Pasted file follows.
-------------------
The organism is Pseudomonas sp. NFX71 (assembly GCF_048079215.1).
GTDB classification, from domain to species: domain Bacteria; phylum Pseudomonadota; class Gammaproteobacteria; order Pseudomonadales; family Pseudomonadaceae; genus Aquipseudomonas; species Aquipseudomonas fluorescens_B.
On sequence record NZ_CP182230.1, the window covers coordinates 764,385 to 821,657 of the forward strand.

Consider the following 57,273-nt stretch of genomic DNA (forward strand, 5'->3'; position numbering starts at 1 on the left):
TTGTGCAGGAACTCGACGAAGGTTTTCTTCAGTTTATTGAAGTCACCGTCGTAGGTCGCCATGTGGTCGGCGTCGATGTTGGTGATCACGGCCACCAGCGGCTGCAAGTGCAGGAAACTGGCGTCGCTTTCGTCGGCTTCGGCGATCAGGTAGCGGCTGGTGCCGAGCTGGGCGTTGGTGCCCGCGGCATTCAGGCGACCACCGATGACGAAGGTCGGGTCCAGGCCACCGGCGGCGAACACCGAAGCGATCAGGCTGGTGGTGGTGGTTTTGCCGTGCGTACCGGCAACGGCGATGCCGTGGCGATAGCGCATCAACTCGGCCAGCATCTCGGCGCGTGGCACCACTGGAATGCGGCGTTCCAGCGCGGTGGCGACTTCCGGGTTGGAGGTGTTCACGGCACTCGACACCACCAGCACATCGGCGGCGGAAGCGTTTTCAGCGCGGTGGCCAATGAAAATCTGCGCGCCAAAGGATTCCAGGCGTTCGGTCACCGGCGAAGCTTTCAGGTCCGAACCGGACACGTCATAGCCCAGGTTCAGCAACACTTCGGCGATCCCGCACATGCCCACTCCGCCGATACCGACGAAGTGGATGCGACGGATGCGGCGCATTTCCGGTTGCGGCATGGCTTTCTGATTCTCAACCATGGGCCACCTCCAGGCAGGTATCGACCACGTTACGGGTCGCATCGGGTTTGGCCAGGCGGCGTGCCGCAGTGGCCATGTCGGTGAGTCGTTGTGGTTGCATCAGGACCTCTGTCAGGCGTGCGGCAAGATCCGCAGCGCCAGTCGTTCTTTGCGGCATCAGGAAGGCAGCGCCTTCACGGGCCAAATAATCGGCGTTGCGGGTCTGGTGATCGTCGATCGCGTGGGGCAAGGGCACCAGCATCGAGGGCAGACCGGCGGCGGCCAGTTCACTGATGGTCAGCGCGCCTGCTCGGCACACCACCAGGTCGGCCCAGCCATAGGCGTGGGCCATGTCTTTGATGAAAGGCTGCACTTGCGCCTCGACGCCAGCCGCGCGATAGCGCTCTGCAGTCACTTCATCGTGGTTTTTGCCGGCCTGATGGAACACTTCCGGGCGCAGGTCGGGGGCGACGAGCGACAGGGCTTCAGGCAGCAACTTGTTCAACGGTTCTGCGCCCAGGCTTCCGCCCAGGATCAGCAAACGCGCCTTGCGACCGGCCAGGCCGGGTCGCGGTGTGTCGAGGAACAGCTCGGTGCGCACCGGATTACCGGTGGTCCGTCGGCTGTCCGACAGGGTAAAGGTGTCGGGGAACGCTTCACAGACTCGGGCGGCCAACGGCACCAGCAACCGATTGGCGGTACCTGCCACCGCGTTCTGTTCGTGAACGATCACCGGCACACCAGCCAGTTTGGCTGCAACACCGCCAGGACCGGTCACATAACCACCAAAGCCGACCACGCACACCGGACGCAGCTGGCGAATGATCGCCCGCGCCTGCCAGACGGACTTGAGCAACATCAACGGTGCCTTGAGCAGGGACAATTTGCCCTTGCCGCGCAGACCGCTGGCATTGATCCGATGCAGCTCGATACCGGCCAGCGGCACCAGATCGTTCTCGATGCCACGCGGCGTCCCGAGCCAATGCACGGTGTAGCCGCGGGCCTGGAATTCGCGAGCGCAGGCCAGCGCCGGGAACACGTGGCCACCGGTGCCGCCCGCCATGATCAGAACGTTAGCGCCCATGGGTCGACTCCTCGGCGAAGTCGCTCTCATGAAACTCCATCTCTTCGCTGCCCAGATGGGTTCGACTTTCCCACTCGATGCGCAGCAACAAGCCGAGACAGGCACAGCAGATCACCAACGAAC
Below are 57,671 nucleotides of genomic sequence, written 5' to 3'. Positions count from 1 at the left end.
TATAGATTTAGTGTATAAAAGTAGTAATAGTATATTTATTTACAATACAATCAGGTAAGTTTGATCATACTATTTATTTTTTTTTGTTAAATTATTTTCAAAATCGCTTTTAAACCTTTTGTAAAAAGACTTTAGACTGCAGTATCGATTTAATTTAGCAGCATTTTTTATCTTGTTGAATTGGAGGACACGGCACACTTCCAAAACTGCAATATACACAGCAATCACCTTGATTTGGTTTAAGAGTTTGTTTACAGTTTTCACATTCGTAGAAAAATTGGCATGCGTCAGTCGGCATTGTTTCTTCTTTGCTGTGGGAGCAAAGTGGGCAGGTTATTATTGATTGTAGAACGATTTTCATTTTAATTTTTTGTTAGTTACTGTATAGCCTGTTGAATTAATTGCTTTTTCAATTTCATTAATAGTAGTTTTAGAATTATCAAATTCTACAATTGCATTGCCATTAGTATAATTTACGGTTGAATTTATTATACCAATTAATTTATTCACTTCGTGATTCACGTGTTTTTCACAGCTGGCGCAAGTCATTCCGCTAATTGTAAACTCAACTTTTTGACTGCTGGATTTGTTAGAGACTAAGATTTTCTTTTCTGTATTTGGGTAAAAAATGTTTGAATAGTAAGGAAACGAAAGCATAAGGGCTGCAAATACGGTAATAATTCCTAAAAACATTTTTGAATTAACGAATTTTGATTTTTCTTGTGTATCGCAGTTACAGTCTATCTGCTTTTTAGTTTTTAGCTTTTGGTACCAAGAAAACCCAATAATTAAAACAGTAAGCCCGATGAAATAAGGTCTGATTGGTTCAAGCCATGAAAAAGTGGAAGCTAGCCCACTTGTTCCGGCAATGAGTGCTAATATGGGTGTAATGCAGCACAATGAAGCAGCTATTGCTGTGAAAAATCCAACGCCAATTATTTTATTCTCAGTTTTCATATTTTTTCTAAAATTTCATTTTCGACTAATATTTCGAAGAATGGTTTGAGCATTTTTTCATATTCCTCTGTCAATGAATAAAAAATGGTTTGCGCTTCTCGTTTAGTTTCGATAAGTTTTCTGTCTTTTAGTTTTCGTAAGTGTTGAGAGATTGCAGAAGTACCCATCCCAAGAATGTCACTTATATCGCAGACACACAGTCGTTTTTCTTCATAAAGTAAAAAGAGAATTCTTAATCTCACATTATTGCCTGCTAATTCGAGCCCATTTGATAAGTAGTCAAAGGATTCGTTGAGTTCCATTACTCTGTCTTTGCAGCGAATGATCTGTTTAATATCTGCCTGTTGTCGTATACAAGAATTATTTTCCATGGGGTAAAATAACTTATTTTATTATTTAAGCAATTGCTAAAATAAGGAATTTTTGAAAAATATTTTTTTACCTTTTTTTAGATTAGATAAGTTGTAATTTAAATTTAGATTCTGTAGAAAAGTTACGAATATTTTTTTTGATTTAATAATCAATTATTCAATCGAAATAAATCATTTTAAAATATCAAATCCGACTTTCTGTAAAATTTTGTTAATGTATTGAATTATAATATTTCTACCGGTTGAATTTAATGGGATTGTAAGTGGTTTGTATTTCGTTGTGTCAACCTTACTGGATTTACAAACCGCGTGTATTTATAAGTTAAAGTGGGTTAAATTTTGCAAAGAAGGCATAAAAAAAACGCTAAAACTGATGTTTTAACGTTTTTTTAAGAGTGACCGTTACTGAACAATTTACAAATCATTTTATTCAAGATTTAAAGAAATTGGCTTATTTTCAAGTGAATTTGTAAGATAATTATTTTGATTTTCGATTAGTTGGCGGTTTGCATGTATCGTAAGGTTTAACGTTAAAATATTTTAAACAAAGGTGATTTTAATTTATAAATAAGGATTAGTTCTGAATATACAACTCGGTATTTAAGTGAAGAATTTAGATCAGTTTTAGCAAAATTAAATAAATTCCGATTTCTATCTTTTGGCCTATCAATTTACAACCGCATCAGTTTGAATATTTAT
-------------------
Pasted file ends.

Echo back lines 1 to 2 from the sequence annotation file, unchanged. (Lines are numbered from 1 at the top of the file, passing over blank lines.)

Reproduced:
The organism is Pseudomonas sp. NFX71 (assembly GCF_048079215.1).
GTDB classification, from domain to species: domain Bacteria; phylum Pseudomonadota; class Gammaproteobacteria; order Pseudomonadales; family Pseudomonadaceae; genus Aquipseudomonas; species Aquipseudomonas fluorescens_B.